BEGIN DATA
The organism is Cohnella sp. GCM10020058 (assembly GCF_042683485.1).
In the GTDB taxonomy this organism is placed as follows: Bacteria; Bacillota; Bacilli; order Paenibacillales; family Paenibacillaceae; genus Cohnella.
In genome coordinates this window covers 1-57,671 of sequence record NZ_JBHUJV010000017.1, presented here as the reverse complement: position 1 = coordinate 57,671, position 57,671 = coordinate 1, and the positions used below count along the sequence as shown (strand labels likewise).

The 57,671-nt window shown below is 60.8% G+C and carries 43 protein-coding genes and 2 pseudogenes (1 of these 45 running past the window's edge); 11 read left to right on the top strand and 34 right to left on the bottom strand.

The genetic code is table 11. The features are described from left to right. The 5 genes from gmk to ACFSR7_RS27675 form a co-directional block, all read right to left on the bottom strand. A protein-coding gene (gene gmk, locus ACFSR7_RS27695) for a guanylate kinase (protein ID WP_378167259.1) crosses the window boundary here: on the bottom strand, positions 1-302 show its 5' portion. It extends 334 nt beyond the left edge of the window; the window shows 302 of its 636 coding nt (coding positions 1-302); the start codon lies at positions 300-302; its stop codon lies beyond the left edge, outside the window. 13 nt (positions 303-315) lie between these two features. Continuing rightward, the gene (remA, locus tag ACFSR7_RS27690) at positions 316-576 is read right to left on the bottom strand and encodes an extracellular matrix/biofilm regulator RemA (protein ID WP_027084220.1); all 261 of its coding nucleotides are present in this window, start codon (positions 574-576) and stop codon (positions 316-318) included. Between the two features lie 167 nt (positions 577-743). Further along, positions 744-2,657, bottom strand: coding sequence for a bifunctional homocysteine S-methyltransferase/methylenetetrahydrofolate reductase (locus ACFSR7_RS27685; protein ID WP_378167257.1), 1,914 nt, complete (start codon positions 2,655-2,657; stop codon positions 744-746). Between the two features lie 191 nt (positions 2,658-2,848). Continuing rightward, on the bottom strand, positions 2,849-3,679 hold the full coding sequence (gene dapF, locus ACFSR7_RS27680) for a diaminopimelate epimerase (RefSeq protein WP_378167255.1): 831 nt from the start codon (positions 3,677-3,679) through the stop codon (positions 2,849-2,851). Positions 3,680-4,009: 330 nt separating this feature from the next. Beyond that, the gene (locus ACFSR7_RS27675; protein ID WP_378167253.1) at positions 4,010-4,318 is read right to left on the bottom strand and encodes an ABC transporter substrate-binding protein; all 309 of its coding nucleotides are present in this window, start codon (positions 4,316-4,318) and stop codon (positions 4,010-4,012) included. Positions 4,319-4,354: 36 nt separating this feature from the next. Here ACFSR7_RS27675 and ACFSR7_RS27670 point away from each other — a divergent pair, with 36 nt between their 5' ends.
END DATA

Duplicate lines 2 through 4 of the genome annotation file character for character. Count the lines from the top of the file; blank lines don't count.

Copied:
In the GTDB taxonomy this organism is placed as follows: Bacteria; Bacillota; Bacilli; order Paenibacillales; family Paenibacillaceae; genus Cohnella.
In genome coordinates this window covers 1-57,671 of sequence record NZ_JBHUJV010000017.1, presented here as the reverse complement: position 1 = coordinate 57,671, position 57,671 = coordinate 1, and the positions used below count along the sequence as shown (strand labels likewise).

The 57,671-nt window shown below is 60.8% G+C and carries 43 protein-coding genes and 2 pseudogenes (1 of these 45 running past the window's edge); 11 read left to right on the top strand and 34 right to left on the bottom strand.